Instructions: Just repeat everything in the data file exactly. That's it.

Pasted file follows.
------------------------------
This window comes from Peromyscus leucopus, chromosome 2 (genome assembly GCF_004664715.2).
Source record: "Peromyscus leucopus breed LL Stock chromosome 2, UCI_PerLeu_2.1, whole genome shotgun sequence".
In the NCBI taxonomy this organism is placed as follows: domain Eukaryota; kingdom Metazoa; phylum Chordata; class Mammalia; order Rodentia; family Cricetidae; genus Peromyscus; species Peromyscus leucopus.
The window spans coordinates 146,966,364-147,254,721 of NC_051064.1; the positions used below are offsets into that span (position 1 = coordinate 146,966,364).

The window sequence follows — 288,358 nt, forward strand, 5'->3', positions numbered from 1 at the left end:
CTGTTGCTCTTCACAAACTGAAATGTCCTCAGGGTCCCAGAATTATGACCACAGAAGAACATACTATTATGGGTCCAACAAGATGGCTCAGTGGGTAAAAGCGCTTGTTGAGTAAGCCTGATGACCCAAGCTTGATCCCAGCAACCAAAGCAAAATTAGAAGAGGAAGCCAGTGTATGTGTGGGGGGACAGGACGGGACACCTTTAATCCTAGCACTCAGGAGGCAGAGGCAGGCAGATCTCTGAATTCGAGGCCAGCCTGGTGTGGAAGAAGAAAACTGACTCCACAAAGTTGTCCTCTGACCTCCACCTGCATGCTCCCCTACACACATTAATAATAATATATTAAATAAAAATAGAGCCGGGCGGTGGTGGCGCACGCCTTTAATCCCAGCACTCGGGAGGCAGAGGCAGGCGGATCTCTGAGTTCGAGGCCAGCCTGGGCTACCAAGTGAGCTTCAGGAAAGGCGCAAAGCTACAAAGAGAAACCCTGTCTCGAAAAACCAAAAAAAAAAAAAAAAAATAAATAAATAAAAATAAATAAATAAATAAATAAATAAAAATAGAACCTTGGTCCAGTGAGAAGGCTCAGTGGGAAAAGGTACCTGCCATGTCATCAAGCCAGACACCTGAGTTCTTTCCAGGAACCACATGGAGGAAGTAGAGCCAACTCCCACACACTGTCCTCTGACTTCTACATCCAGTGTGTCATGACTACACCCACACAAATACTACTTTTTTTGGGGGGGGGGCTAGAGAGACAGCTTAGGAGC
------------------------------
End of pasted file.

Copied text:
This window comes from Peromyscus leucopus, chromosome 2 (genome assembly GCF_004664715.2).
Source record: "Peromyscus leucopus breed LL Stock chromosome 2, UCI_PerLeu_2.1, whole genome shotgun sequence".
In the NCBI taxonomy this organism is placed as follows: domain Eukaryota; kingdom Metazoa; phylum Chordata; class Mammalia; order Rodentia; family Cricetidae; genus Peromyscus; species Peromyscus leucopus.
The window spans coordinates 146,966,364-147,254,721 of NC_051064.1; the positions used below are offsets into that span (position 1 = coordinate 146,966,364).

The window sequence follows — 288,358 nt, forward strand, 5'->3', positions numbered from 1 at the left end:
CTGTTGCTCTTCACAAACTGAAATGTCCTCAGGGTCCCAGAATTATGACCACAGAAGAACATACTATTATGGGTCCAACAAGATGGCTCAGTGGGTAAAAGCGCTTGTTGAGTAAGCCTGATGACCCAAGCTTGATCCCAGCAACCAAAGCAAAATTAGAAGAGGAAGCCAGTGTATGTGTGGGGGGACAGGACGGGACACCTTTAATCCTAGCACTCAGGAGGCAGAGGCAGGCAGATCTCTGAATTCGAGGCCAGCCTGGTGTGGAAGAAGAAAACTGACTCCACAAAGTTGTCCTCTGACCTCCACCTGCATGCTCCCCTACACACATTAATAATAATATATTAAATAAAAATAGAGCCGGGCGGTGGTGGCGCACGCCTTTAATCCCAGCACTCGGGAGGCAGAGGCAGGCGGATCTCTGAGTTCGAGGCCAGCCTGGGCTACCAAGTGAGCTTCAGGAAAGGCGCAAAGCTACAAAGAGAAACCCTGTCTCGAAAAACCAAAAAAAAAAAAAAAAAATAAATAAATAAAAATAAATAAATAAATAAATAAATAAAAATAGAACCTTGGTCCAGTGAGAAGGCTCAGTGGGAAAAGGTACCTGCCATGTCATCAAGCCAGACACCTGAGTTCTTTCCAGGAACCACATGGAGGAAGTAGAGCCAACTCCCACACACTGTCCTCTGACTTCTACATCCAGTGTGTCATGACTACACCCACACAAATACTACTTTTTTTGGGGGGGGGGCTAGAGAGACAGCTTAGGAGC